Happening the same day that we were running 2nd N2N was the event Philippine Marine Corps Marathon organized by Front Runner Magazine under Jonel Mendoza also a friend of BR. There were runners running their last 10 kilometers coming from Kaybiang Tunnel. I was running at the opposite lane they were running at. Mine was mostly downhill though. The last time I ran here the sun was burning us out so bad, I thought I might collapse along the way. It was sheer will and persistence that I withstood the heat and made it to the finish line then although beyond the cut-off time. Now I fear that I might not actually redeem myself after all if my health would not allow me to go on beyond the Kaybiang Tunnel and into Nasugbu, thus failing in my attempt to completely close out the 360 degrees route I have ran spanning from Tagaytay all the way to Kawit and back again to Tagaytay.


Along the way I chanced upon some running acquaintances running the Philippine Marine Corps Marathon including the 72 year old Master Vic. Others were probably looking at me quite amusingly because not only I was all by myself and was coming from Naic, Cavite. They probably know I still have a very long way to go before I set my eyes to the finish line while theirs was just a couple more uphill to go. Soon I was crossing the Kaybiang Tunnel on foot for the second time of my life. The view of the coast from the Nasugbu-Ternate Highway welcomes me but I didn’t have the luxury of time to linger and take in the vista. I stopped by at PMCM Aid Station to ask for refill for my hydration. They were generous enough to provide me and even wish me luck on my run. From here on I stopped by at their Aid Stations whenever there was a need for me to get refill for my hydration. Soon I was heading to uphill portion of the route which I thought would be the last of it. An ambulance stopped by me and asked if I am still doing fine. Actually at that point I wanted to quit. Not because my health had gotten worst but rather I thought that if I am to quit this race I might as well do it while it was still too far from the finish line so that I could enjoy the early exit. Besides, quitting when finish line was nearer would actually be more difficult to explain the reason for quitting which was how it was with me with Tarayem Sasangasot. However, I fought the urge since by my estimate I have already crossed probably the half of the race already. Along the way I was able to speak with one of the last runner from PMCM. He was lamenting the fact that there were quite a lot of uphill in their race route. For my part I encountered rolling hills that seem to go on forever passing by the same route as the PMCM until finally I reached their U-turn. I caught their marshals packing their supplies into a military truck. As I approached, the race marshal offered me a cold Gatorade. It was like manna from heaven and almost gulped it down in one take. By this time I was in a more flatter portion of the road. I could not imagine from what I was staring at ahead of me, which was a series of mountains how I could end up along the national highway to Nasugbu. My fear then was that I would be crossing those mountains ahead of me somehow.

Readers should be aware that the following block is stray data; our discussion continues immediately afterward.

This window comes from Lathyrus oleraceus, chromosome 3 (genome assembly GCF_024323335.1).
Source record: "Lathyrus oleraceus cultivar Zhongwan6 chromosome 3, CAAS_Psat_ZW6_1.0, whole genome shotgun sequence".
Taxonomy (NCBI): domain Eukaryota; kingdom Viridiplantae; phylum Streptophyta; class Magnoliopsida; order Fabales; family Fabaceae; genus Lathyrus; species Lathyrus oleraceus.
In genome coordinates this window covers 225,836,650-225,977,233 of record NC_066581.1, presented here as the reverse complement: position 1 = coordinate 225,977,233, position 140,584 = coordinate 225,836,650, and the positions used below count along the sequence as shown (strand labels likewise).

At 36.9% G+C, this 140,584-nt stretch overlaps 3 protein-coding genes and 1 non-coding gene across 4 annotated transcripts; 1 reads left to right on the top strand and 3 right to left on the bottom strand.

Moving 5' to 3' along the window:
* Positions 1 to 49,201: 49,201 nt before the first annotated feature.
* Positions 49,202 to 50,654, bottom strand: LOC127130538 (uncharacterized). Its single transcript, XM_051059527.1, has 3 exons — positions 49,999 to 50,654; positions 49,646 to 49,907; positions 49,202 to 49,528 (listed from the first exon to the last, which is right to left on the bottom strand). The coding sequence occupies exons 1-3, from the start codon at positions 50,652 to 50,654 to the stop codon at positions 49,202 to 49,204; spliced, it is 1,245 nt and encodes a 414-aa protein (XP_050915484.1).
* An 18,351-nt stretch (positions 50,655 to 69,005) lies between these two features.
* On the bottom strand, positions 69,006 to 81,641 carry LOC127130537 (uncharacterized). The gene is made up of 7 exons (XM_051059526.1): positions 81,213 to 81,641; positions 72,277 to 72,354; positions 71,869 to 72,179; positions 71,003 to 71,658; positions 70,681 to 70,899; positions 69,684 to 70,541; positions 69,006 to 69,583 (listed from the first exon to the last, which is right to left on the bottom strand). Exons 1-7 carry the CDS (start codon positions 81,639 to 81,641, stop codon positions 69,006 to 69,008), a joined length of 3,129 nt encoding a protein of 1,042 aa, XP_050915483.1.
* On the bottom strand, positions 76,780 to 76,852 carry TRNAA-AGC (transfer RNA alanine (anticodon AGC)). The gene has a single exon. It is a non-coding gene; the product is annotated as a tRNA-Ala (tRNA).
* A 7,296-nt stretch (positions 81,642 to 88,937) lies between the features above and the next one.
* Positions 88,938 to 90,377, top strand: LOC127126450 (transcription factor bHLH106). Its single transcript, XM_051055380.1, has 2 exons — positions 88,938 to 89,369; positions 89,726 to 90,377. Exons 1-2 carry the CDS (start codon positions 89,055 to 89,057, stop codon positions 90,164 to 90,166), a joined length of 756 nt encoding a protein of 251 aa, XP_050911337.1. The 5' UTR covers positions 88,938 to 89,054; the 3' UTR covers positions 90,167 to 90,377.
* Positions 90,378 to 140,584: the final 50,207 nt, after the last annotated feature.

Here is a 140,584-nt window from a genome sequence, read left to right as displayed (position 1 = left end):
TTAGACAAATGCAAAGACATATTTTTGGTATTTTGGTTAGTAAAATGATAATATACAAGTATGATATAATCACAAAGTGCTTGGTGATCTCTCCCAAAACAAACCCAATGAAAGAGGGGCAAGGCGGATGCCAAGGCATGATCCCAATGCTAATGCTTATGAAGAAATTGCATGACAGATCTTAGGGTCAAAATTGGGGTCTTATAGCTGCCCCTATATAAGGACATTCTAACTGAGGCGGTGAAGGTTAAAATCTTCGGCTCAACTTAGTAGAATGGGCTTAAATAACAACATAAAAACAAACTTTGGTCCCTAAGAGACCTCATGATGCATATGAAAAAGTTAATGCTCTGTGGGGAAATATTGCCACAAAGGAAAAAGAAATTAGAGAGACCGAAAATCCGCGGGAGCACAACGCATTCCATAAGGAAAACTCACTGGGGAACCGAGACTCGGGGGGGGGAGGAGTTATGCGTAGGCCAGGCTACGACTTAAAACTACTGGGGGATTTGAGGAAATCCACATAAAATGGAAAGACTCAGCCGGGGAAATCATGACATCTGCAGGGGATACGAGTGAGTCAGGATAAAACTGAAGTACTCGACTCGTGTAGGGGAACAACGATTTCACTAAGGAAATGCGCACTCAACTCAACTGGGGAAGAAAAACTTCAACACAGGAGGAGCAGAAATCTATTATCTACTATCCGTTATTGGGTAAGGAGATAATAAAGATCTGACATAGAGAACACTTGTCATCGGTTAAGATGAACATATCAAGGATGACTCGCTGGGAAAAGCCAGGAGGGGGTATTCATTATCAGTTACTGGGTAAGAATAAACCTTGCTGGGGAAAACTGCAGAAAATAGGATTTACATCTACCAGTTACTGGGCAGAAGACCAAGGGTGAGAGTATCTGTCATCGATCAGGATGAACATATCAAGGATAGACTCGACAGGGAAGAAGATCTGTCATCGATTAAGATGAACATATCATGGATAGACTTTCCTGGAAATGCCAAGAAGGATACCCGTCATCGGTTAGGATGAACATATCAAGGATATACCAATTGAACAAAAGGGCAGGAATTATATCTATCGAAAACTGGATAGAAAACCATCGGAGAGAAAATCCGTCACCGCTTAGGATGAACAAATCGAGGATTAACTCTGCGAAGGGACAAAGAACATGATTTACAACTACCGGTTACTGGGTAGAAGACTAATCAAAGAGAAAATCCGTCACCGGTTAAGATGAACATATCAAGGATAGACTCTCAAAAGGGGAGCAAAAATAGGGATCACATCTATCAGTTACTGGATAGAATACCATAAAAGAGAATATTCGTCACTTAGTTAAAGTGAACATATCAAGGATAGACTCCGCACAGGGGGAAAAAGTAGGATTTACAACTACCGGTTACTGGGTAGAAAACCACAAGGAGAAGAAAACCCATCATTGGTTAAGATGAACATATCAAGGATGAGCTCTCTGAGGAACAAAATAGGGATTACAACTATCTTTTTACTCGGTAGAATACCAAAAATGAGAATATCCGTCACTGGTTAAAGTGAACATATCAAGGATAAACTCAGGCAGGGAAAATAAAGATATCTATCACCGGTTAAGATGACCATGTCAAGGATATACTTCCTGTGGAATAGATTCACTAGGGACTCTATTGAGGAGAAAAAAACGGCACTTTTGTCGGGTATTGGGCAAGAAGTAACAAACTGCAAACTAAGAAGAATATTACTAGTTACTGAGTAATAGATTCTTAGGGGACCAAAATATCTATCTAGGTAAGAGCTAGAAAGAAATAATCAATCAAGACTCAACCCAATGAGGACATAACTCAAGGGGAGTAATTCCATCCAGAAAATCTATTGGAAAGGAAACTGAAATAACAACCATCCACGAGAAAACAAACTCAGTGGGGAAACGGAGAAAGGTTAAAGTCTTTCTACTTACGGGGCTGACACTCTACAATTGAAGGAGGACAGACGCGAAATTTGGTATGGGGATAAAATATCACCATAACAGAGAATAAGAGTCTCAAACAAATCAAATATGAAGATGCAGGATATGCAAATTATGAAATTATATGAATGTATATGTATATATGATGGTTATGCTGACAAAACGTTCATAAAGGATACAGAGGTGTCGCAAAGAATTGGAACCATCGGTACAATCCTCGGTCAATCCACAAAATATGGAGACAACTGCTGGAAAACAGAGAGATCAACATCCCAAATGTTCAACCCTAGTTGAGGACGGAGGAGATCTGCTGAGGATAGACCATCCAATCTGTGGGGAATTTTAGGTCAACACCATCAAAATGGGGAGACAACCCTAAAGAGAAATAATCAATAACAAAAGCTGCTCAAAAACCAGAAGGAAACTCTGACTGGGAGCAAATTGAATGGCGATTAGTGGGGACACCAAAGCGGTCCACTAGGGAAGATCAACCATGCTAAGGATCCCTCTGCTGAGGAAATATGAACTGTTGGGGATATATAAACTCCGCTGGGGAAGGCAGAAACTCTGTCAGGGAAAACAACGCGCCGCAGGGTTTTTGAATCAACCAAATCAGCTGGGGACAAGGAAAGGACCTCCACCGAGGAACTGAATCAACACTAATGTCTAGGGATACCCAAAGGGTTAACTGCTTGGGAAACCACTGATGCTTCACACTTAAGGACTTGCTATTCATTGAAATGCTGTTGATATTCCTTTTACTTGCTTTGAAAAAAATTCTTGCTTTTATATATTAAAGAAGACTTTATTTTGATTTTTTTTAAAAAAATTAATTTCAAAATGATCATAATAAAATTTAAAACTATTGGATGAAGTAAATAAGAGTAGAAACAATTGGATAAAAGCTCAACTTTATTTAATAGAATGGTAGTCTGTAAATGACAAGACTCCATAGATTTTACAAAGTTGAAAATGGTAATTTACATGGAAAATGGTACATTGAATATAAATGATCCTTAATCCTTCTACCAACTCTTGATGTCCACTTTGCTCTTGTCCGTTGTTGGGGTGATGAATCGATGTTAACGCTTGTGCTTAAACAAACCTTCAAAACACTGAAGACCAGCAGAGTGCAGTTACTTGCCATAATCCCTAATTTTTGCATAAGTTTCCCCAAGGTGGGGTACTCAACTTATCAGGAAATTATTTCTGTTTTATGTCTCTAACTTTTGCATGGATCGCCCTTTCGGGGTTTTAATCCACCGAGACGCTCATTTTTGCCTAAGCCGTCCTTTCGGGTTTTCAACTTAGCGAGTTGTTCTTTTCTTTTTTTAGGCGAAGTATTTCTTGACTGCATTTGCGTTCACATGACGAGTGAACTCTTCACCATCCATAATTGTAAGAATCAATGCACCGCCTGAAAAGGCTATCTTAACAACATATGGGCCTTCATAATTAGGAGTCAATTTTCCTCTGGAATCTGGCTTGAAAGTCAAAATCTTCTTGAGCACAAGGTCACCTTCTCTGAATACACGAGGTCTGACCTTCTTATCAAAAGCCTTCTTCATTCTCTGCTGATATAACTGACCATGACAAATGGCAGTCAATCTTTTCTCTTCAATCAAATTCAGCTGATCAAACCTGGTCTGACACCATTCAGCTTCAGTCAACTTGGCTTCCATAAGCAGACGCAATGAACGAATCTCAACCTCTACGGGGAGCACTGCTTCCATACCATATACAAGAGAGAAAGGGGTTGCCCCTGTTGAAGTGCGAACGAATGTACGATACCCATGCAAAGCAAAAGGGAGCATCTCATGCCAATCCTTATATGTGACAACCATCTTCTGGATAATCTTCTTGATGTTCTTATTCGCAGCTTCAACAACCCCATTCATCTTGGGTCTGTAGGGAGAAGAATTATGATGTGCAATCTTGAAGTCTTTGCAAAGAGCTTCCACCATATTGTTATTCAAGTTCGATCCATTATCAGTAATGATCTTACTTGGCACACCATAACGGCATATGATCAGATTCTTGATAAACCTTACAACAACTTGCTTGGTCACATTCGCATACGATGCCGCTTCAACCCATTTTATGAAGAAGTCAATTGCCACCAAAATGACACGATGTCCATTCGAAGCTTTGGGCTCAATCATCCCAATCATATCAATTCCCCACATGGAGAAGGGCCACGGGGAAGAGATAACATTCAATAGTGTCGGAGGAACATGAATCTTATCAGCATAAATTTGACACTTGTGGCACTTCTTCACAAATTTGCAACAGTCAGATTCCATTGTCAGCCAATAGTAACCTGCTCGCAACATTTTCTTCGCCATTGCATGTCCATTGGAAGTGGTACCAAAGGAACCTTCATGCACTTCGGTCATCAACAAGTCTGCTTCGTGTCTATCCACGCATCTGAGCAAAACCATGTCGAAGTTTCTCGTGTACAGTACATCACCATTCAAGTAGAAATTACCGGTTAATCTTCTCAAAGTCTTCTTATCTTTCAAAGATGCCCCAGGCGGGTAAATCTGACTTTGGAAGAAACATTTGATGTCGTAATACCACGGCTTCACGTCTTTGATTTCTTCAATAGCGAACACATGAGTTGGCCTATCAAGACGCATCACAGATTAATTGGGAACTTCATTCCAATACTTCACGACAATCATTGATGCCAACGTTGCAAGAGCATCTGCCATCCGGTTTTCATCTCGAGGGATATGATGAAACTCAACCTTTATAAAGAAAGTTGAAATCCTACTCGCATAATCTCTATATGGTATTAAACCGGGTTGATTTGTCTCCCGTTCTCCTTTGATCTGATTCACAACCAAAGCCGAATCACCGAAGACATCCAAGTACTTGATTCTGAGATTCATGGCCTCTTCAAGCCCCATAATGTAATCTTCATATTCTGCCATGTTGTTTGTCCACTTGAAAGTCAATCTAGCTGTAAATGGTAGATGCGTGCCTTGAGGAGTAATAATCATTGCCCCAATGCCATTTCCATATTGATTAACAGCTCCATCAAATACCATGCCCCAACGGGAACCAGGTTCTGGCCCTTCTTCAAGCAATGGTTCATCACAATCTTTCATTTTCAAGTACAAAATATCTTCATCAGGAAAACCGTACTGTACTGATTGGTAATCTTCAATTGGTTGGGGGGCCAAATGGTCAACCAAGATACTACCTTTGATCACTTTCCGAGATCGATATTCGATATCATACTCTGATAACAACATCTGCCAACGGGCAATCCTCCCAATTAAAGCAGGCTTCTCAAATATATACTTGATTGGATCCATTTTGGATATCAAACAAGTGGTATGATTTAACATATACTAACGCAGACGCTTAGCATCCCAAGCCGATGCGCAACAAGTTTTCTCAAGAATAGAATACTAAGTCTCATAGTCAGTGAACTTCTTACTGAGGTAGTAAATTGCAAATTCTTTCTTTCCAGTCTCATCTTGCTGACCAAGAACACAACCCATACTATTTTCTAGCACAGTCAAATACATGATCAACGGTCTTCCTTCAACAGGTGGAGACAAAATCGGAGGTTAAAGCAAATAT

Soon I was passing by Hamilo Coast Resort. According to BR about 3-4 kilometers of flat road separates this portion of the race to the next uphill. The sun was becoming intense by the hour. In one of the uphill I passed by Calayo Road, which leads to beach resorts. The road I took was undulating. At Natipuan the road was a steep downhill. Upon reaching to bottom I saw that another uphill was in the offing. At this point I was so tired I decided to rest at the shoulder of the road. The wife of the runner who I previously saw whose leg was cramping passed by going towards where I came from. I was thinking if she was going to get her husband because he was quitting the race, if they passed me by I might go along with them and quit the race as well. After I emerged from the uphill I was soon negotiating the road passing by Terraza Del Fuego and then later Kawayan Cove. According to my estimate 5 to 6 kilometers separates me from finishing the race but from what I was seeing in front of me the road still runs endlessly without showing me I was any closer to Nasugbu. I was begging the Gods to have me taken by the sweeper already since I could not make it to the finish line within the cut off time, which was down to 20 minutes away. On the other hand, I was thinking that I should endeavor to finish the race even if I make it beyond the 9 hours cut off. Just so, I could complete the route and probably still be given my medal although my name not anymore mentioned in the list of finishers. Finally I was crossing a bridge that was leading to the town of Nasugbu. I was already 15 minutes beyond the cut off time but the timely appearance of a fellow runner on board of a vehicle informed be that there was a mistake in setting 9 hours as the cut of time. It was actually 10 hours. Therefore I was still very much in the contention. Then they were off to tell the other runner behind me about the development. I was down to the last 3 kilometers but this distance proved to me even much longer. I was already running along the town of Nasugbu in search of the Petron Gas Station but the station was nowhere to be found. I was almost running at the end of the town yet I couldn’t see the finish line. I feared maybe I did a wrong turn somewhere or probably the finish line was at the other end of the town. The time was again ticking down against me. The just as when my will was giving up I saw the banner. Soon I was hearing the familiar cowbell being rung. I crossed the finish line with a time of 9 hours and 37 minutes. I am the last runner to officially make it within the cut off time. BR told me to train harder. I was just glad I wouldn’t have this race listed among my DNFs. BR mentioned before the start of this race that this route was more difficult than his Tanay 50 kilometer Ultramarathon, which means maybe I still have one more race with BR aside from the postponed Fort Magsaysay event, before I could finally consider his other more challenging events.